A movie written and starring Simon Pegg and Nick Frost should not fail! Combine them with Superbad director Greg Mottola and Seth Rogen and you have the makings of a bonafide masterpiece! Unfortunately that’s not what their venture, Paul is. The movie is rather funny, at times, but it’s mostly due to Rogen’s voice work and the endless cameos from other individuals. The problem is this doesn’t seem like a Pegg/Frost pairing but a movie that just happens to star the two. A waste of talent makes Paul a star-studded, but lackluster, affair.
On their way home from Comic-Con two alien loving nerds, Graeme (Simon Pegg) and Clive (Nick Frost) stumble upon a lonely alien named Paul (voiced by Seth Rogen). Paul asks for their help to get home to his spaceship and the two eagerly agree. Along the way they accidentally pick up a religious shut-in named Ruth (Kristen Wiig) and are chased by the famed “men in black” led by the evil Agent Zoil (Jason Bateman). With their lives in danger, and a gang of people chasing after them, it’ll take everything the two nerds and Paul has to get home in one piece.
Paul is a deeply funny movie when it wants to be. It plays on a lot of conventions surrounding sci-fi movies to almost be a legitimate parody at times, mainly through the casting of popular actors in the genre. The chemistry between all the actors is solid and each one has their moment to shine. Actually, about 90% of this movie works because of the comedic cast. Rogen is superb as the foul-mouthed alien Paul. His debates with the religious Ruth are comedy gold and his fantastic line to Agent O’Reilly (Joe Lo Truglio) is side-splitting, trust me you’ll know the line when you hear it. It’s always nice to see Jason Bateman in things but here he plays a great foul-mouthed villain who might not be before the story is out. Fans of Arrested Development will have their jaws drop when he lets loose. Aside from that appearences from Jeffrey Tambor and Sigourney Weaver are hilarious but the true scene-stealer is Blythe Danner as an older version of a little girl whose dog is killed by Paul in the very beginning. Her reinterpretation of a famous line from Alien will be the most memorable scene in the movie.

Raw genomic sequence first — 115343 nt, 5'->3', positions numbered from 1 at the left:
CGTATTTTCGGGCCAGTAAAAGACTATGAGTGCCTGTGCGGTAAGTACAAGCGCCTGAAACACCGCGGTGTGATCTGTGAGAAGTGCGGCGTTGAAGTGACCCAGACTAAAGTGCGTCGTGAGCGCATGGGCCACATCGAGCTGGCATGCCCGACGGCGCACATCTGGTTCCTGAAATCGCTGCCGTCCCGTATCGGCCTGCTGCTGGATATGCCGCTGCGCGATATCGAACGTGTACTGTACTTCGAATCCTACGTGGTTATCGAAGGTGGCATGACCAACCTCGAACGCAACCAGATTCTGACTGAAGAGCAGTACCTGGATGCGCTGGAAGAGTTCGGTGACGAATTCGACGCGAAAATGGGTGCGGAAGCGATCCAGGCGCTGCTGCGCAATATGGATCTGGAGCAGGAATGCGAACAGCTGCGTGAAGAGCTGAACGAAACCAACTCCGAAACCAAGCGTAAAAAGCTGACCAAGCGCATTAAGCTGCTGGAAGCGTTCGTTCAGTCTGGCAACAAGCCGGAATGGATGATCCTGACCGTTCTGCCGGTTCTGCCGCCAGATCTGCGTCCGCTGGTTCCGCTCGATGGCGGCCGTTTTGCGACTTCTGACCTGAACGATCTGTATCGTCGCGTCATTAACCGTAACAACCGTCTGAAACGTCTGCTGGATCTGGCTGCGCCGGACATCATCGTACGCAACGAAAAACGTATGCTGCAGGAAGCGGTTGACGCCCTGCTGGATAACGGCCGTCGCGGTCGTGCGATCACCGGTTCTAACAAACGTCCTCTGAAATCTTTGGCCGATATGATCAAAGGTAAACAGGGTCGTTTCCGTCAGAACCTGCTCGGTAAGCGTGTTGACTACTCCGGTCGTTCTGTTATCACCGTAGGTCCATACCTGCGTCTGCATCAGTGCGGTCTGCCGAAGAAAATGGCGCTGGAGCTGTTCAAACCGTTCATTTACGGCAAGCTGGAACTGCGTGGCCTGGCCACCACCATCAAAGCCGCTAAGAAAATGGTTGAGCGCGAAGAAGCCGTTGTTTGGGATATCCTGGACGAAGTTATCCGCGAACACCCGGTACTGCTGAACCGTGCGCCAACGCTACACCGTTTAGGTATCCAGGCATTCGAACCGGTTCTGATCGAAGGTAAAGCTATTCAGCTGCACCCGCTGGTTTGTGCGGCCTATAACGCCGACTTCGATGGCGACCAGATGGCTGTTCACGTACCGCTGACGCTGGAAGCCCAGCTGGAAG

Unfortunately in listing all the cameos you realize how weak Paul’s storyline is. The movie is essentially “get Paul home” and nothing else. You’re introduced to Graeme and Clive at Comic-Con but almost as soon as they get there they leave, making you wonder what the point was. The majority of the cameos will make you say the same thing because as soon as an actor arrives, case in point Jane Lynch as a roadside waitress, their gone. The movie seems to be so in love with who showed up to film that the story falls completely by the wayside. The movie also has at least three different groups chasing Paul and the guys for various reasons, the latter involving two Southern boys that seem superfluous. The most unfortunate thing is how little chemistry there is between Pegg and Frost. Fans looking for anything in the vein of Edgar Wright will be disappointed as the two merely feel like their going through the motions. They’re just a sounding board for the hilarity of Rogen and nothing else. This never truly feels like their movie but Rogen’s, making you not care about them. The jokes are also not at their punchiest as there’s a need to repeat every joke until it’s dead and buried. A recurring joke about Wiig’s character’s inability to swear becomes particularly stupid.
There are a lot of standalone moments in Paul that make it worthy of a watch; it’s not one you should immediately cast-aside. The cameos are brilliant and Bateman, Danner and Rogen are particularly funny. The sad thing is how flat Pegg and Frost’s characters are, the weak story and the mundane jokes. It’s a rental at best but it’s a shame overall at how something that should have been fantastic, could go so wrong.